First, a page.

Which really sucked. How do the critics actually find anything of interest in these crappy movies? The only reason why I caved in and dragged my lazy ass there was because it got a decent rating with Rotten Tomatoes. If anyone cares, the movie is all about how we can't cheat our destiny; and that our destiny in terms of movies are dumb plot devices, shallow characters, lots of destruction, constant use of special effects, gimmicky dialog, super-hot chicks, hype, and overanxious critics - truly a rise of the machines.

So with the little money I had gone, the day only half over, and a huge hole in my soul; I finally went back to my other passion - books. In the bookstore I picked up a copy of Simulations by Jean Baudrillard. Don't feed dumb, I had never heard of him either before today. Well, holy G.Orwell brainf*ck, this French guy has taken existentialism right into our technology worshipping society with a vengeance. Here is an excerpt for ya, hold on tight:

“It is no longer a question of imitation, nor of reduplication, nor even of parody. It is rather a question of substituting signs of the real for the real itself, that is, an operation to deter every real process by its operational double, a metastable, programmatic, perfect descriptive machine which provides all the signs of the real and short-circuits all its vicissitudes. Never again will the real have to be produced – this is the vital function of the model in a system of death, or rather of anticipated resurrection which no longer leaves any chance even in the event of death. A hyperreal henceforth sheltered from the imaginary, and from any distinction between the real and the imaginary, leaving room only for the orbital recurrence of models and the simulated generation of difference.”
- Jean Baudrillard, Simulations

Exactly my point about all the sloppy writing I see – like cancer, it kills the truth that everything only resembles truth; by fetishizing and iconizing without any respect to its own function. It has no soul, only a superficial shell highly efficient at redirecting while appearing involved. (Like receiving long lists of internet sites when it's actually interpersonal relationships which are sought.) Everything, especially here inside the entertainment industry, is deferred to other events and situations in hopes of finding meaning, there’s no motivation except to look elsewhere. It's constantly referring to action externally; in other places, in the past, or in the future... can you say b-o-g-u-s?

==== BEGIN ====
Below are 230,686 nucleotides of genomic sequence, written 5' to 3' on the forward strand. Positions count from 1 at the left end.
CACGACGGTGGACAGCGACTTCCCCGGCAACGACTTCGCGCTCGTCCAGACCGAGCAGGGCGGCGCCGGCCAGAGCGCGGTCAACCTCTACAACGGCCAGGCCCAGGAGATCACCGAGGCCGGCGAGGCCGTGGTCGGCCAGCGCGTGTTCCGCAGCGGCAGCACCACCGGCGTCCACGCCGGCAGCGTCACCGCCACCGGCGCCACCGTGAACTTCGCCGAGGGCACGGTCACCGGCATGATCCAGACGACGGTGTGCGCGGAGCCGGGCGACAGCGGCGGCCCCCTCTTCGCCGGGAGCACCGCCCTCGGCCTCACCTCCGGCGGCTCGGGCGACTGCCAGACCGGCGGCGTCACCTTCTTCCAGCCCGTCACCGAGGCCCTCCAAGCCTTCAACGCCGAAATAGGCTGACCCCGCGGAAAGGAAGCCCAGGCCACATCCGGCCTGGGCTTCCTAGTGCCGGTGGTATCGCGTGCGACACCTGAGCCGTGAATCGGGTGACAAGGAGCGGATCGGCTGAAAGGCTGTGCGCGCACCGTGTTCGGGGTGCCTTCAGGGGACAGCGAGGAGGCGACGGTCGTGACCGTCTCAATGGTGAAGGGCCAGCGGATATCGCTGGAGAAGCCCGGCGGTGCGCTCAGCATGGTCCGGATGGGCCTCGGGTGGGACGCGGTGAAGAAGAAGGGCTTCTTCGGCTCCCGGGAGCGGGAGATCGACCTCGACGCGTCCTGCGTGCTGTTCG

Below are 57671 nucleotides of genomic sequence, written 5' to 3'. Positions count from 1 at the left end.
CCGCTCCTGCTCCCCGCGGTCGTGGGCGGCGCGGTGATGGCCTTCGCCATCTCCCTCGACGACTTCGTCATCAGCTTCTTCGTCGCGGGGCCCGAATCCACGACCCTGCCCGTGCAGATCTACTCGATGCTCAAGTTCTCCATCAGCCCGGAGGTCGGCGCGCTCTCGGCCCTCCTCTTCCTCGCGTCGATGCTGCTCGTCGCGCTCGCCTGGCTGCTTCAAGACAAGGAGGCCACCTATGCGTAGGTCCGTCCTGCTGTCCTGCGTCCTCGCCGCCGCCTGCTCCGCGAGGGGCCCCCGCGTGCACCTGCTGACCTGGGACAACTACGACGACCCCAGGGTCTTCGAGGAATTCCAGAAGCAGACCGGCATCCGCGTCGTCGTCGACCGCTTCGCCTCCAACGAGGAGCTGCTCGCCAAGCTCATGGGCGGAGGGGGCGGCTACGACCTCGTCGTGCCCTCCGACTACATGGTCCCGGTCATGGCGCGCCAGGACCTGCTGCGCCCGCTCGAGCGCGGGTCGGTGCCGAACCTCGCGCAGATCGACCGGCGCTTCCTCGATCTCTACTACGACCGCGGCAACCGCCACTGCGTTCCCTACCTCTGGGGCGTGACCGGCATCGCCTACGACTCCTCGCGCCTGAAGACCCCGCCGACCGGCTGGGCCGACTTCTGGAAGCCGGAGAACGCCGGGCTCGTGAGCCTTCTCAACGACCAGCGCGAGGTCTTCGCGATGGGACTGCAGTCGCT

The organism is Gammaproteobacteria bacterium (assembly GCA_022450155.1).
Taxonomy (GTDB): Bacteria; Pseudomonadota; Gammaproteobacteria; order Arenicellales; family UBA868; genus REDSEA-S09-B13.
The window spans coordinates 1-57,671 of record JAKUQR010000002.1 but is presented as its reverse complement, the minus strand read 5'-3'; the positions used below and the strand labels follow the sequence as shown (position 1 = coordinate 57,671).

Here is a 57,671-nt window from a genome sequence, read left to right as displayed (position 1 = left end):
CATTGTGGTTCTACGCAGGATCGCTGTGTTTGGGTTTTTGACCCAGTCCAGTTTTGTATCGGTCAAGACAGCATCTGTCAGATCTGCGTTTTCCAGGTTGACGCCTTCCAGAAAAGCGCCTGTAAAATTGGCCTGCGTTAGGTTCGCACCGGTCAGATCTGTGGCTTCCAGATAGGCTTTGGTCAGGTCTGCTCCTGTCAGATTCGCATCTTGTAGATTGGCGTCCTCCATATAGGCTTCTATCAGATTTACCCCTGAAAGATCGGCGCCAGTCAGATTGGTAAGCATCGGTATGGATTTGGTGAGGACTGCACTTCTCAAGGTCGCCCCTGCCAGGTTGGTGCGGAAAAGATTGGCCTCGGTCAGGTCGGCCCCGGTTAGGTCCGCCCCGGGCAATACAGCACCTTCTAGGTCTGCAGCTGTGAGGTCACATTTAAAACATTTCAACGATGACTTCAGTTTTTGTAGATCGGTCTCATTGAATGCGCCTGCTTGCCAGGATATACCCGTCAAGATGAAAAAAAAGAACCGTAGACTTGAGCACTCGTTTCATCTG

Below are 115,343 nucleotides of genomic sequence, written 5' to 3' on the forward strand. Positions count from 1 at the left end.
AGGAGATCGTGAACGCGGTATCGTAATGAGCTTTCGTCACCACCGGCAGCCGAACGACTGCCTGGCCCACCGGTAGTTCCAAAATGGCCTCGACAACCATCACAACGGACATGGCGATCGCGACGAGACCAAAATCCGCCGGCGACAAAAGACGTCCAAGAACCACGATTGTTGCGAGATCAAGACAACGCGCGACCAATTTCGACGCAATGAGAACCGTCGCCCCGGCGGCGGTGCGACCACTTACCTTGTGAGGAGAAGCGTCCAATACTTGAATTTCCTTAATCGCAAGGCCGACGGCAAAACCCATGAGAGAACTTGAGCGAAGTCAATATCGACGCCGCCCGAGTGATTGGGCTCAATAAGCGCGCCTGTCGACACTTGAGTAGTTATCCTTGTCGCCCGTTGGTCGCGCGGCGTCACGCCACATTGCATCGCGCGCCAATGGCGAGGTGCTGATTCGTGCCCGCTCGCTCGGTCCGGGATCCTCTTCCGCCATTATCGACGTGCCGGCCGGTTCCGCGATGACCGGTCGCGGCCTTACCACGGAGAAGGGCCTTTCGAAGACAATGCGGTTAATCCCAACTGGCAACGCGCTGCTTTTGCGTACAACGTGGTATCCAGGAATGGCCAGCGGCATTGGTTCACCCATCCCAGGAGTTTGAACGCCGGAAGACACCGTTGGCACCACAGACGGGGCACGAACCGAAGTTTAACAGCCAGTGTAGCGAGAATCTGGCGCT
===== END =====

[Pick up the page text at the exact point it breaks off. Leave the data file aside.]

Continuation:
This "creativity" wears a mask that proclaims *it* is the mask, and it *is* interesting; meanwhile hiding behind and protecting us from nothing. I have previously labeled this as dull, shallow, and self-indulgent; but it actually is much more menacing and important - because from first hand experience I know that it has no respect for the imagination, passion, or humor; leaves no room for new ideas; and has displaced our ability to honestly engage and appreciate each other.

Enough, I’ve got a book to read.

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Saturday, July 05, 2003

The HULK, revisited. 

I went back to see The Hulk again, and am glad I did. It really is a lot of fun, and there's so much good stuff to watch. I'm a really really angry person, and often find myself wishing I could turn green, grow, and SMASH. Oh well, I'm just going to have to settle for blogging; and talking about people behind their backs.

Anyway, this time through I made notes and tried to keep track of the myriad of themes this movie probes. It's actually a good example of too many writers, too many ideas, and being just too damn ambitious a feat for one film to pull off. Here, in point form, are some of the many issues brought up in the two hours:

Spoilers included, so I've set the font to white. If you want to read this post, just select the text by running the mouse along it with it's button down:

\/ Start here \/

- Is repression a sign of strength? Or weakness?
- What happens to repressed emotions? Is it good, or bad, to show self control?
- Does our instinct, when provoked, hate or love women? Men?
- Are forgiveness and responsibility linked in any way to strength?
- Does rage bring about power and freedom?
- Should we fear the protection that our parents offer? Does it just lead to betrayal?
- Does the military promote warfare, or limit it?
- Is it inevitable that we follow in our parent’s footsteps? Can science help us to evolve past this if it is true?
- Does uniqueness lead to alienation and separation? How does society deal with people who are different?
- What is the difference between physical and emotional wounds? Is the healing process different?
- How do we listen to the inner child?
- What is our tolerance for collateral damage?
- How much conscious control do we have over our emotional state?
- Does knowledge, caring, and curiosity about ourselves lead to our downfall? Is there a cure?
- Is the Hulk really just a big super-frog?
- How strong is the power of love? Is this different than the desire of parents to smother?